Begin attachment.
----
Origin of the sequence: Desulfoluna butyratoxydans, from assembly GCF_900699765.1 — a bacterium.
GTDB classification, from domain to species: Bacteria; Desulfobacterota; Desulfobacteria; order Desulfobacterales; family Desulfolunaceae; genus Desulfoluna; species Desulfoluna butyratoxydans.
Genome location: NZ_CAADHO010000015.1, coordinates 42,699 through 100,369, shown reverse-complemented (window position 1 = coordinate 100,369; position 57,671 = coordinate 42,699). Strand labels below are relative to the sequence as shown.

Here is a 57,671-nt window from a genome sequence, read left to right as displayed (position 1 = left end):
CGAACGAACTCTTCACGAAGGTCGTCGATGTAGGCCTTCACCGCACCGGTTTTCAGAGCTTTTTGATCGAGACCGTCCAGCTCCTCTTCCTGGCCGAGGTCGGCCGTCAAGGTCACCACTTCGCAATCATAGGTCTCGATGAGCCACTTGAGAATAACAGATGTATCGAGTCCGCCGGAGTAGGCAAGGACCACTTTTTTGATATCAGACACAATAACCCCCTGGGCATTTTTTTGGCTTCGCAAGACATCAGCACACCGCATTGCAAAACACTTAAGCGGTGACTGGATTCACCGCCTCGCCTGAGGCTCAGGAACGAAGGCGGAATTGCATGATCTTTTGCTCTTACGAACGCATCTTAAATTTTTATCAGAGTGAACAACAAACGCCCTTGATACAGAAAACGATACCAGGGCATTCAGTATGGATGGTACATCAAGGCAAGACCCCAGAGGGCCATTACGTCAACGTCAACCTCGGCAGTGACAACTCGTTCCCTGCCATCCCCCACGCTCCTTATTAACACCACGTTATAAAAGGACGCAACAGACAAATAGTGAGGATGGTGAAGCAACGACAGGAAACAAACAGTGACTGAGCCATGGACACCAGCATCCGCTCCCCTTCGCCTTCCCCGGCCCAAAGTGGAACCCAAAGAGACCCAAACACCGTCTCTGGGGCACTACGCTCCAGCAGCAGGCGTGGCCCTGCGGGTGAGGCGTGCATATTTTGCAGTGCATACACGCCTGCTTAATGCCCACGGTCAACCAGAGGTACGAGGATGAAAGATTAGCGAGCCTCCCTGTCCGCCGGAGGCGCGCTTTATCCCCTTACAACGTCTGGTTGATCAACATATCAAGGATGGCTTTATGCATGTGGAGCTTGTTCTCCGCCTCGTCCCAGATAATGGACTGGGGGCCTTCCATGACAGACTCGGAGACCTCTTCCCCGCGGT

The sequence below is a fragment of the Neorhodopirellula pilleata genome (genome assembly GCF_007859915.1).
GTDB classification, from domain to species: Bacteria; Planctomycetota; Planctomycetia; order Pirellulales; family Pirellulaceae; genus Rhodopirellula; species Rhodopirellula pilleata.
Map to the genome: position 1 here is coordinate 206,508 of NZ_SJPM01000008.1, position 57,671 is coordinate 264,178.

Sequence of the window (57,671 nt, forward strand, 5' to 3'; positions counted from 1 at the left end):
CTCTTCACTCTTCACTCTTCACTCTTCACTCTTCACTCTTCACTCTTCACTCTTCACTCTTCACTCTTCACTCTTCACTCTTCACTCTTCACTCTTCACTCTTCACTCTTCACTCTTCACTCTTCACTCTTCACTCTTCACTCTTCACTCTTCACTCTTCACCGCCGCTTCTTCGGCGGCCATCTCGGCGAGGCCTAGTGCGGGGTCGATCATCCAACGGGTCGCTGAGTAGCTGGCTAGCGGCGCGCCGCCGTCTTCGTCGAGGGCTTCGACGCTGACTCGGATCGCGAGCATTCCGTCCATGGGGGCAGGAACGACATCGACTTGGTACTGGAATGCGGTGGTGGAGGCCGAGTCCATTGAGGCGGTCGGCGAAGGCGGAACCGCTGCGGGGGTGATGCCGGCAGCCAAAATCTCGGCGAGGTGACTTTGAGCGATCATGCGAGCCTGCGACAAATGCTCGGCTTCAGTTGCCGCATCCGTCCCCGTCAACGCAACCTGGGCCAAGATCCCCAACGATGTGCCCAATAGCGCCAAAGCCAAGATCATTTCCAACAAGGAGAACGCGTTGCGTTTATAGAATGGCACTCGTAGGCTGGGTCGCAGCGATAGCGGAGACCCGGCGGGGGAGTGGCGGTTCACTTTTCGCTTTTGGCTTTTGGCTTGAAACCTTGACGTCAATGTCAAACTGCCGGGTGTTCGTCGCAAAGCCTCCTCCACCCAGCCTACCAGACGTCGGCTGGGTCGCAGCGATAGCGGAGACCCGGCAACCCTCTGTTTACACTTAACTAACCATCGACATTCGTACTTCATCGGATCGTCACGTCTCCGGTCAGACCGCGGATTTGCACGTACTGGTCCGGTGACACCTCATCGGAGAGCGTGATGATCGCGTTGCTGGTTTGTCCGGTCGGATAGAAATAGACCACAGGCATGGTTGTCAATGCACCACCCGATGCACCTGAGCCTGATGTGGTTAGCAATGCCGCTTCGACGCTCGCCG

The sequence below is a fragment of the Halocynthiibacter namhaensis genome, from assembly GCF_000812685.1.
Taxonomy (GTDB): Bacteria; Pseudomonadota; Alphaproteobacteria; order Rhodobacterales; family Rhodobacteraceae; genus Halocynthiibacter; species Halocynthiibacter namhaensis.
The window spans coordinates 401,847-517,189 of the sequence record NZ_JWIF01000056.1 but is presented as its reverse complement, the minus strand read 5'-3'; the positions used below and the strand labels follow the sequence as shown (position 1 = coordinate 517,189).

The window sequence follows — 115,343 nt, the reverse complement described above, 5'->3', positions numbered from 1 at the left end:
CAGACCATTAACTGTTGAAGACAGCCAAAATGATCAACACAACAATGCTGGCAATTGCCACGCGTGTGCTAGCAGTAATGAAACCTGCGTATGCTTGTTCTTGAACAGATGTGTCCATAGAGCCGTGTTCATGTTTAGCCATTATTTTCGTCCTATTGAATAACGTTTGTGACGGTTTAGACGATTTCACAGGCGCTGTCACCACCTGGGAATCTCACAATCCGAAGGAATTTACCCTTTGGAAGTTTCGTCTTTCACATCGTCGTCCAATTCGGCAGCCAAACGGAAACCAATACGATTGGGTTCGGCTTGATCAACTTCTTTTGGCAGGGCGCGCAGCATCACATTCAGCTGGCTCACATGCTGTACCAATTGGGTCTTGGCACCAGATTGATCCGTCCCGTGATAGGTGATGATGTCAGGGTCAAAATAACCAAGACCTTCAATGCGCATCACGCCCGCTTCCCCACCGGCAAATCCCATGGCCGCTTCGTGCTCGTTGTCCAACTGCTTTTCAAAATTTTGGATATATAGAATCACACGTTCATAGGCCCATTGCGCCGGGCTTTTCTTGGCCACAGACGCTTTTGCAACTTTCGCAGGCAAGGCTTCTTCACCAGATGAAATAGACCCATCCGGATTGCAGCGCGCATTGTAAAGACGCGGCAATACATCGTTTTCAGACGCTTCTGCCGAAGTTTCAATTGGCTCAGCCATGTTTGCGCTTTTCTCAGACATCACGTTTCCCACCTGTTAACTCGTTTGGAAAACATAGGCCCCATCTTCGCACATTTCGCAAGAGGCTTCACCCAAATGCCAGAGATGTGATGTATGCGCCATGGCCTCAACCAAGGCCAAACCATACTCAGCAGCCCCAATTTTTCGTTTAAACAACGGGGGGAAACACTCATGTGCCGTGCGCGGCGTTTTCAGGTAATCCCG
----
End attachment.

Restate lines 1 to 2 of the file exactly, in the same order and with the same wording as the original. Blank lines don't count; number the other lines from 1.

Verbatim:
Origin of the sequence: Desulfoluna butyratoxydans, from assembly GCF_900699765.1 — a bacterium.
GTDB classification, from domain to species: Bacteria; Desulfobacterota; Desulfobacteria; order Desulfobacterales; family Desulfolunaceae; genus Desulfoluna; species Desulfoluna butyratoxydans.